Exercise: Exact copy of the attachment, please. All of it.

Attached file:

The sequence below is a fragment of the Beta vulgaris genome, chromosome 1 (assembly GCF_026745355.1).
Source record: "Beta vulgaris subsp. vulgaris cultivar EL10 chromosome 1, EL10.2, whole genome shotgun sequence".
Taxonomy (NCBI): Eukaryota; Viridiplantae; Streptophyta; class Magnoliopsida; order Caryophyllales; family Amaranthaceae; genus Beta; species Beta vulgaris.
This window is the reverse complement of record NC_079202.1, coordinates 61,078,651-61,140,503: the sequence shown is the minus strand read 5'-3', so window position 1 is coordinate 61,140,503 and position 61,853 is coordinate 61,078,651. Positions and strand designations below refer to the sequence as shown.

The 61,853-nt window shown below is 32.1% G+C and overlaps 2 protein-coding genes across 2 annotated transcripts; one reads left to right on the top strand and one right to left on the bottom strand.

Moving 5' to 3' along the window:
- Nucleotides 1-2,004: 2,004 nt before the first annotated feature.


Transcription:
The sequence below is a fragment of the Beta vulgaris genome, chromosome 1 (assembly GCF_026745355.1).
Source record: "Beta vulgaris subsp. vulgaris cultivar EL10 chromosome 1, EL10.2, whole genome shotgun sequence".
Taxonomy (NCBI): Eukaryota; Viridiplantae; Streptophyta; class Magnoliopsida; order Caryophyllales; family Amaranthaceae; genus Beta; species Beta vulgaris.
This window is the reverse complement of record NC_079202.1, coordinates 61,078,651-61,140,503: the sequence shown is the minus strand read 5'-3', so window position 1 is coordinate 61,140,503 and position 61,853 is coordinate 61,078,651. Positions and strand designations below refer to the sequence as shown.

The 61,853-nt window shown below is 32.1% G+C and overlaps 2 protein-coding genes across 2 annotated transcripts; one reads left to right on the top strand and one right to left on the bottom strand.

Moving 5' to 3' along the window:
- Nucleotides 1-2,004: 2,004 nt before the first annotated feature.